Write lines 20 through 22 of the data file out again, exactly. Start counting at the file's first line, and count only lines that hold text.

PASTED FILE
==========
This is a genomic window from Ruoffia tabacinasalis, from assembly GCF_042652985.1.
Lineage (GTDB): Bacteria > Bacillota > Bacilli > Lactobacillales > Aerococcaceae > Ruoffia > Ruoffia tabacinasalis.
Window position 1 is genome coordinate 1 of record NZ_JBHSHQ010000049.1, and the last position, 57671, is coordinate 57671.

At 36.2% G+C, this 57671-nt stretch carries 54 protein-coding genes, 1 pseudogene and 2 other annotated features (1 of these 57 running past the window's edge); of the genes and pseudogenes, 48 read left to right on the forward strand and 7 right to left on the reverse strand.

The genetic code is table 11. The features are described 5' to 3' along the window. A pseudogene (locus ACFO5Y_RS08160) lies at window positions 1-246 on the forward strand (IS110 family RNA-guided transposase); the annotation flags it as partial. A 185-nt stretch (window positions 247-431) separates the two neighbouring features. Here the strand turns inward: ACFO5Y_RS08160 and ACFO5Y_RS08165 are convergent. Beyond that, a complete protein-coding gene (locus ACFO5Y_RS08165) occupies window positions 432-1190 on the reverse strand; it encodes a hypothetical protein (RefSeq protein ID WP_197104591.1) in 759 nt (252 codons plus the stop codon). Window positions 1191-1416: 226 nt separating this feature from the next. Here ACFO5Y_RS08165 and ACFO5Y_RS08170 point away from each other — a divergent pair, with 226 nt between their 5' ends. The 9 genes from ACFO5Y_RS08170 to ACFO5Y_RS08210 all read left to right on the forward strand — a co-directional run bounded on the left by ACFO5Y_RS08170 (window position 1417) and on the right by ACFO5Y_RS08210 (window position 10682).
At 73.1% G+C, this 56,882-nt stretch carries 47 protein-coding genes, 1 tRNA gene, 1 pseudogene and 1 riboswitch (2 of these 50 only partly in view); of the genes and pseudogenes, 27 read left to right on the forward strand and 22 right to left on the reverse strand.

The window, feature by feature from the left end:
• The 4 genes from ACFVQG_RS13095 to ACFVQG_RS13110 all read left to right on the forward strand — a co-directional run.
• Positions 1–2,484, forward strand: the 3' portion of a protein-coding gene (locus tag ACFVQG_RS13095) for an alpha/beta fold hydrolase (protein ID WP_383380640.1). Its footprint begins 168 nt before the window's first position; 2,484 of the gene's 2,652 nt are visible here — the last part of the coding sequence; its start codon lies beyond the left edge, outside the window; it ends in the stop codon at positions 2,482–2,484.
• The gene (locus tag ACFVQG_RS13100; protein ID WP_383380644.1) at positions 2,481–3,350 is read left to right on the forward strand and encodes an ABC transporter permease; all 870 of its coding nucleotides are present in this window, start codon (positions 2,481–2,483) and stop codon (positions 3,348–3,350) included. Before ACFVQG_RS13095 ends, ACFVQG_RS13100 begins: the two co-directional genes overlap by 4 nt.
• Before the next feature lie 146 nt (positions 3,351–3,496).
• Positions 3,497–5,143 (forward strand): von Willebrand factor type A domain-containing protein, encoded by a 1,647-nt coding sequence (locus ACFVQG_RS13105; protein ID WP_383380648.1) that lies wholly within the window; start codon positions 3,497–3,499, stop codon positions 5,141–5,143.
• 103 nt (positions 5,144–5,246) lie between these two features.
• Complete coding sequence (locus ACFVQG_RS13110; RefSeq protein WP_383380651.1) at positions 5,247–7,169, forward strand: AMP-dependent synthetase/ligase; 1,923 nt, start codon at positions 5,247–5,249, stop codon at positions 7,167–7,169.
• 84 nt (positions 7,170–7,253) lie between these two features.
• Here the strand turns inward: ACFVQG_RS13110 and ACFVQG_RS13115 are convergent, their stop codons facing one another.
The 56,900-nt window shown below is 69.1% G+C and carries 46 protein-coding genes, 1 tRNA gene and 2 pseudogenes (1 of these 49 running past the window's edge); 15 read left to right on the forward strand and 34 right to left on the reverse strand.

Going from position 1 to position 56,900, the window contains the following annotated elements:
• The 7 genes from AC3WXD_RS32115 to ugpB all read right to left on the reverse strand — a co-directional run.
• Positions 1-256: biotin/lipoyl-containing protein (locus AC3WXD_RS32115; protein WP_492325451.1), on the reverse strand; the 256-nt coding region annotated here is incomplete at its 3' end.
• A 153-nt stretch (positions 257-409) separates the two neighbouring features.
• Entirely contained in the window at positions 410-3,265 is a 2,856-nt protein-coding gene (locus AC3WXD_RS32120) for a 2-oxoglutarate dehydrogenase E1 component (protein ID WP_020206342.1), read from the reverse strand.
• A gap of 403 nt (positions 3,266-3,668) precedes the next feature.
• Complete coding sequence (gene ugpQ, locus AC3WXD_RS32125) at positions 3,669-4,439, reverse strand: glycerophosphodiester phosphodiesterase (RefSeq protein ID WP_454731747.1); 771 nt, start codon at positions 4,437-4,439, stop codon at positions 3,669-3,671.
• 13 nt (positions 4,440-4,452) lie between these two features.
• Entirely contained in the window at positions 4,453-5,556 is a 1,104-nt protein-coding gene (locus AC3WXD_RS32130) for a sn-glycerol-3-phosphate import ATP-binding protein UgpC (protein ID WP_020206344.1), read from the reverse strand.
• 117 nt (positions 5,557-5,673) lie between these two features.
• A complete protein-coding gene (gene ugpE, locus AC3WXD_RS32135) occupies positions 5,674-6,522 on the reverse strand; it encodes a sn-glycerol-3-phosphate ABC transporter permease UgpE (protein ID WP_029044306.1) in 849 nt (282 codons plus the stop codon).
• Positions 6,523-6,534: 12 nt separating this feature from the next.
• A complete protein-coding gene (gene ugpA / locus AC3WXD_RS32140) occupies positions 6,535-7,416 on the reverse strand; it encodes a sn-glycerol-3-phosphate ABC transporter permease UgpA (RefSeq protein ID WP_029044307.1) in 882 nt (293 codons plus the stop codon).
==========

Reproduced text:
• Positions 1-256: biotin/lipoyl-containing protein (locus AC3WXD_RS32115; protein WP_492325451.1), on the reverse strand; the 256-nt coding region annotated here is incomplete at its 3' end.
• A 153-nt stretch (positions 257-409) separates the two neighbouring features.
• Entirely contained in the window at positions 410-3,265 is a 2,856-nt protein-coding gene (locus AC3WXD_RS32120) for a 2-oxoglutarate dehydrogenase E1 component (protein ID WP_020206342.1), read from the reverse strand.